The situation a few turns in - most of the Elabrüner forces have arrived and started deploying.

As it turned out, my forces all arrived mostly on time and in a coherent manner - infantry behind the hill and woods opposite Rougebourg, and artillery and cavalry along the road to Orángeville. Dad's forces started off to relieve the more distant town, but I sent my cavalry out ahead to get in the way, which seemed to be well within their capabilities. One regiment managed to ride down some skirmishers before running headlong into canister fire; the other got involved in a melee with Dad's cavalry coming up from behind the town.

The Elabrüner guns have unlimbered and started to bombard the Occiterrans in Orángeville from beyond rifle range.

Most of the Elabrüner infantry has been committed to the attack on Rougebourg, while the cavalry attempts to delay Occiterran reinforcements.

A cavalry melee ensues as Elabrüner Blue Hussars clash with Occiterran cuirassiers. In the background, the last few of the Gray Uhlans throw themselves into the teeth of the Occiterran cannons.

Elabrüner and allied Nordalener infantry press on towards Rougeborg, stoutly defended by the Seridian Legion.

Since only infantry can assault towns, and they need a numerical advantage to be allowed to assault at all, I had to soften up the defenders before I could try to take either objective. Orángeville was conveniently in reach of my two artillery units, which gradually wore down the defenders, but with Rougebourg I had to push my troops forward quickly in column to cover the ground, then shake out into line to be able to shoot at the defenders, then re-form into column for the assault. This took a while, and I was fortunate that the Occiterran reinforcements had been delayed or distracted so that I had a significant numerical advantage.

With the defending Seridians driven off, Elabrüner troops occupy the town.

Artillery continues to fire on Orángeville as columns of Elabrüner infantry advance on the town. To the right, another Elabrüner unit arrives on the road from captured Rougebourg.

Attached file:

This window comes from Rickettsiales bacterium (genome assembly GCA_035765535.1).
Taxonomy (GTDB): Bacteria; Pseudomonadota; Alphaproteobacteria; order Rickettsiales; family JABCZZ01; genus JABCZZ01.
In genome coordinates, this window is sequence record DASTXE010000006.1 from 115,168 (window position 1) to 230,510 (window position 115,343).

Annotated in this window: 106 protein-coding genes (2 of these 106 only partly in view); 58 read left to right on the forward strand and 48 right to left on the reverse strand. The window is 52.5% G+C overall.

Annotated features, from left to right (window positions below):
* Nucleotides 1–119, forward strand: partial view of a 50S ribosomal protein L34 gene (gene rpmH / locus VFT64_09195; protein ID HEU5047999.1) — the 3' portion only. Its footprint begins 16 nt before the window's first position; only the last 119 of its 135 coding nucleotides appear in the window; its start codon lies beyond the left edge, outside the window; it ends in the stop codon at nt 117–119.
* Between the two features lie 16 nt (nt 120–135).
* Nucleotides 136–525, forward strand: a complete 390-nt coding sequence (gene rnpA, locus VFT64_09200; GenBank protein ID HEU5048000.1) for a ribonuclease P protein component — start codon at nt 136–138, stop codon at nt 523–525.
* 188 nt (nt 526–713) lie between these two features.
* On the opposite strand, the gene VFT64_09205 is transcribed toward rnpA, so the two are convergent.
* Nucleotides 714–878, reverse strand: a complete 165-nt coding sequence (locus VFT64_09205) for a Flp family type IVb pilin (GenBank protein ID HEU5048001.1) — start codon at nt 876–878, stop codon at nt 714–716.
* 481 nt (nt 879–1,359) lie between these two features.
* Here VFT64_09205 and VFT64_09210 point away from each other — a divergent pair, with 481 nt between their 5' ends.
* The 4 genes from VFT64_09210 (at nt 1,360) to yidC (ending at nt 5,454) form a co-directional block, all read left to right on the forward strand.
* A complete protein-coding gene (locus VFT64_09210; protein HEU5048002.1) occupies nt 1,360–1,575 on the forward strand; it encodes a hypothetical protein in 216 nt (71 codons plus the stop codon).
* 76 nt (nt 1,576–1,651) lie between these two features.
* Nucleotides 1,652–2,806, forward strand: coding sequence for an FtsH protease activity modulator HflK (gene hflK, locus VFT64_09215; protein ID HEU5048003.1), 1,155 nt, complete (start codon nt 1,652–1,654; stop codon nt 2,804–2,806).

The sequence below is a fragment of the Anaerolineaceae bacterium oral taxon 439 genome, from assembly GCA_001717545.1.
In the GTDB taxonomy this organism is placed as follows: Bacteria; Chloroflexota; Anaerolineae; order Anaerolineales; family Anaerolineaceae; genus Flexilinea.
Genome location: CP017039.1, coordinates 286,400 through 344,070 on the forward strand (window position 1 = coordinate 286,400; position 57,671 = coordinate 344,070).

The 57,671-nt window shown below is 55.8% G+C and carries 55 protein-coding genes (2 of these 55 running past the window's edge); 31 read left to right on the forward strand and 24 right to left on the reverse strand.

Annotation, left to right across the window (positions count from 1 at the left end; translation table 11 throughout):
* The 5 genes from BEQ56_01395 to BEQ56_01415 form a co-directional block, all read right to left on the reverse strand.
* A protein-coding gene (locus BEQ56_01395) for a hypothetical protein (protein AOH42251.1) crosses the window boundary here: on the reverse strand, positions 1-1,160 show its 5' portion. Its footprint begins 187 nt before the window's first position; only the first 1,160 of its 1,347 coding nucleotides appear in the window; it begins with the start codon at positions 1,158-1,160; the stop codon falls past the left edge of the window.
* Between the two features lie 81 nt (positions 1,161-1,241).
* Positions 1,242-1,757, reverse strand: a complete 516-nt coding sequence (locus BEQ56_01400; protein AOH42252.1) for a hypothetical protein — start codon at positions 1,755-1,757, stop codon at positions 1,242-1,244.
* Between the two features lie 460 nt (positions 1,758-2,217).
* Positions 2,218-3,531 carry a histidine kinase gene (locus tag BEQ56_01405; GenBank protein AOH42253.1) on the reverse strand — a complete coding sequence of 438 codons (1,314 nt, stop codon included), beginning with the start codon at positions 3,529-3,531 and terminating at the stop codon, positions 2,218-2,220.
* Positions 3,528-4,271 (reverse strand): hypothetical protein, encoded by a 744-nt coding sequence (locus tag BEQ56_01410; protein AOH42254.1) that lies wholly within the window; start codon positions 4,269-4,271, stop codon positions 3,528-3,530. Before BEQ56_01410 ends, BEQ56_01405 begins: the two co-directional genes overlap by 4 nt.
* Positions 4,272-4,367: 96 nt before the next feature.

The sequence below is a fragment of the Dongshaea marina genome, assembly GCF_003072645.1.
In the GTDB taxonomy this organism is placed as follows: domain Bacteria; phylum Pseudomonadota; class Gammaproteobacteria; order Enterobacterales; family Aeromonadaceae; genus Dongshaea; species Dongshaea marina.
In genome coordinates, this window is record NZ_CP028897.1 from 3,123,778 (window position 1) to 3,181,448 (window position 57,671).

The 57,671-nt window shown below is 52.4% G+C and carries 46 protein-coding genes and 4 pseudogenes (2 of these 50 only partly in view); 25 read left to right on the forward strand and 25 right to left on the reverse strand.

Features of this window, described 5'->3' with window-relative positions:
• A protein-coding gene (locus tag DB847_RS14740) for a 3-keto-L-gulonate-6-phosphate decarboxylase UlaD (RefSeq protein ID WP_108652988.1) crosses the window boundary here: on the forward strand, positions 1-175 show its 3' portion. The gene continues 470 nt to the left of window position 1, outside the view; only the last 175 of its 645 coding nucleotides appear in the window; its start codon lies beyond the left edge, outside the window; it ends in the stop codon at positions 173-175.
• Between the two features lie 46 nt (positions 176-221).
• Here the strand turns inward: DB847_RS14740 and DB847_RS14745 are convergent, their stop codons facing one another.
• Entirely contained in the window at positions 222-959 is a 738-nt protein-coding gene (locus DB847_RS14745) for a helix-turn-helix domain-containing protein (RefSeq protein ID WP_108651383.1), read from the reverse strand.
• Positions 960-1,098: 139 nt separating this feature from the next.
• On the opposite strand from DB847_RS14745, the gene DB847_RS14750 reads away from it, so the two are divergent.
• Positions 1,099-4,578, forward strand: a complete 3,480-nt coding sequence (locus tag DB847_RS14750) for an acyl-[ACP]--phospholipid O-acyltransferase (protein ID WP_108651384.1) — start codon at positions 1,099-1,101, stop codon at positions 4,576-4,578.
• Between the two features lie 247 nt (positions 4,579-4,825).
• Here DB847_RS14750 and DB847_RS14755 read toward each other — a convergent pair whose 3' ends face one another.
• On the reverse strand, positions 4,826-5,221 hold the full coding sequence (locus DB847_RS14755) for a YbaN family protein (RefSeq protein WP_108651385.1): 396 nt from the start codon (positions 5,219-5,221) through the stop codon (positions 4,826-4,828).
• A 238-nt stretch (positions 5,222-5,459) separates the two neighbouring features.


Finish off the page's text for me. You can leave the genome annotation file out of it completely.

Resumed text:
With one objective taken, I could now concentrate on the other, though we were about two-thirds of the way through our allotted time. Weakened by several turns of bombardment, the initial group of Occiterran defenders was wiped out by our assault, but we had taken enough casualties to be driven out in turn by an attack from fresh Occiterran troops. Fortunately I also still had one relatively fresh unit to throw into the fray, and with both towns in Elabrüner hands, the Occiterrans decided to cut their losses and pull back.

The Occiterran counterassault against Orángeville.

Final positions of the battle: with both towns occupied by Elabrün, the Occiterrans retreat back down the road.

All in all, it was a fun and satisfying little battle, and I hope to get these figures on the table again soon! 



(We also slipped in a couple of games of DBA - the long-suffering Maya finally won a battle against the Tlaxcalans)

And Cortez didn't fare too well against the Aztecs either...

Monday, March 14, 2022

Mesoamerican DBA Part 3 - Tlaxcalans


Even as I was wrapping up my Aztec army last year, I found myself wondering if I could pull together one more Mesoamerican DBA army - preferably one that could be an opponent for either the Aztecs or the Maya. As it happens, there was one plausible candidate - army list IV/19a. This list covers a whole swath of Mesoamerican groups, among them the Tlaxcalans. The DBA version of the army is heavy on bowmen, and as it happened I had quite a few archers left over from the Aztec project. I decided to see what I could piece together - and for those who are interested in the process, I wrote about it in a thread over on Benno's Figure Forum